by Caryl Churchill
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eNotes: Table of Contents
1. Top Girls: Introduction 2. Summary ♦ Act 1 Summary ♦ Act 2 Summary 3. Caryl Churchill Biography 4. Characters 5. Themes 6. Style 7. Historical Context 8. Critical Overview 9. Essays and Criticism ♦ The Importance of Angie in Top Girls ♦ Feminist Drama: The Politics of the Self: Churchill and Keatley ♦ De-realised Women: Performance and Identity in Top Girls 10. Compare and Contrast 11. Topics for Further Study 12. What Do I Read Next? 13. Bibliography and Further Reading
Since its earliest productions, Caryl Churchill's Top Girls was regarded as a unique, if difficult, play about the challenges working women face in the contemporary business world and society at large. Premiering on August 28, 1982, in the Royal Court Theatre in London before making its New York debut on December 28, 1982, in the Public Theatre, Top Girls won an Obie Award in 1983 and was the runner-up for the Susan Smith Blackburn Prize. The play is regularly performed around the world and has quickly become part of the canon of women's theater. Top Girls helped solidify Churchill's reputation as an important playwright. Critics praise Top Girls for a number of reasons. Churchill explores the price of success paid for by the central character, Marlene, while using unusual techniques including a nonlinear construction, an overlapping dialogue, and a mix of fantasy and reality. The last occurs at a dinner party celebrating Marlene's promotion, which is attended by five women from different times in history, literature, and art. The dinner party is the Top Girls 1
first scene of the play and, to many critics, the highlight of Top Girls. Churchill brings up many tough questions over the course of the play, including what success is and if women's progress in the workplace has been a good or bad thing. While many critics compliment the play on its handling of such big ideas in such a singular fashion, some thought Top Girls was disjointed and its message muddled. As John Russell Taylor of Plays & Players wrote, "Like most of Churchill's work, it is about nothing simple and easily capsulated."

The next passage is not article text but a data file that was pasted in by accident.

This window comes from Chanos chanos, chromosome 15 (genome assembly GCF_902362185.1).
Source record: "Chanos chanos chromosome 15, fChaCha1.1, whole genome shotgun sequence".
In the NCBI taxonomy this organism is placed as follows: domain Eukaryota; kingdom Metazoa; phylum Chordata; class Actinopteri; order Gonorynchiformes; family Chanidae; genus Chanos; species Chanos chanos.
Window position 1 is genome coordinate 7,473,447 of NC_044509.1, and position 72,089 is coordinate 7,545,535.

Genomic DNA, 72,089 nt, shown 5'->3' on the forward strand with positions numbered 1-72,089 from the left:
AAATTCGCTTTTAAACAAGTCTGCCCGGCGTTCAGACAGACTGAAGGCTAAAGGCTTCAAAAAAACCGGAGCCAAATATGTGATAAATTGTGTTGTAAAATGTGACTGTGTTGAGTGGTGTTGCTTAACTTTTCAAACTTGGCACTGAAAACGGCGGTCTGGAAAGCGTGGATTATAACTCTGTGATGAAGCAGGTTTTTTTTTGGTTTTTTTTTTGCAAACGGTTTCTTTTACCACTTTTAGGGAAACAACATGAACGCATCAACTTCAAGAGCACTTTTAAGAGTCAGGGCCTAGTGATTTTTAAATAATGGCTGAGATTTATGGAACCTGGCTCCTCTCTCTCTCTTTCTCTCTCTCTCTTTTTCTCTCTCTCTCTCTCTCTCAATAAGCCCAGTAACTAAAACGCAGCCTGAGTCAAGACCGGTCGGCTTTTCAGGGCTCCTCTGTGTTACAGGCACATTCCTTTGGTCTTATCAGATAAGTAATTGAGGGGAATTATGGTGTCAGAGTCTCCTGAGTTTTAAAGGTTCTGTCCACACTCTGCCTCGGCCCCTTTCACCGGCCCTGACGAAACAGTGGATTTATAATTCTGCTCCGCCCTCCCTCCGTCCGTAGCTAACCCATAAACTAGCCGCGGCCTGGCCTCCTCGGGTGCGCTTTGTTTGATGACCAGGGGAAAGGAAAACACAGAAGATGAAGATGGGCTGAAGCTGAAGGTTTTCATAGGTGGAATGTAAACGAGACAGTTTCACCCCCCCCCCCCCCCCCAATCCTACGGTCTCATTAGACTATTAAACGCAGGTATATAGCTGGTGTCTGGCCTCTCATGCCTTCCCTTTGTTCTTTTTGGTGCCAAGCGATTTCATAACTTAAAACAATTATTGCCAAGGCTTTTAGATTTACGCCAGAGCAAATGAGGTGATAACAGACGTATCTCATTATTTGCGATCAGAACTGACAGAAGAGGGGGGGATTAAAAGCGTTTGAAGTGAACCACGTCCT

Summary Act 1 Summary
Act 1, Scene 1 Top Girls opens in a restaurant where Marlene is hosting a dinner party for five friends. She has recently been promoted at work. The five guests are all women that are either long-dead or are fictional characters from literature or paintings. The first to come are Isabella Bird and Lady Nijo. Nijo and Isabella discuss their lives, including their families. Dull Gret and Pope Joan, who was elected to the papacy in the ninth century, appear. The conversation wanders between subjects, including religion and the love lives of Nijo and Isabella. Isabella goes on about her travel experiences. Joan talks about dressing and living as a male from the age of twelve so that she could further her education. Marlene proposes a toast to her guests. They, in turn, insist on toasting Marlene and her success. Joan relates her disturbing story. While she enjoyed being the pope, she also had a discreet affair with a chamberlain and became pregnant. In denial about her state, she gave birth to her child during a papal procession. Joan was stoned to death, and her child, she believes, was also killed. While Joan relates her story, Nijo talks about her four children being born, and only being able to see one of them after having given birth. Isabella talks about how she never had children. Marlene wonders why they are all so miserable. The final guest arrives. She is Patient Griselda, a character in Geoffrey Chaucer's The Canterbury Tales. Griselda tells her story. Though she was a peasant girl, she was asked...
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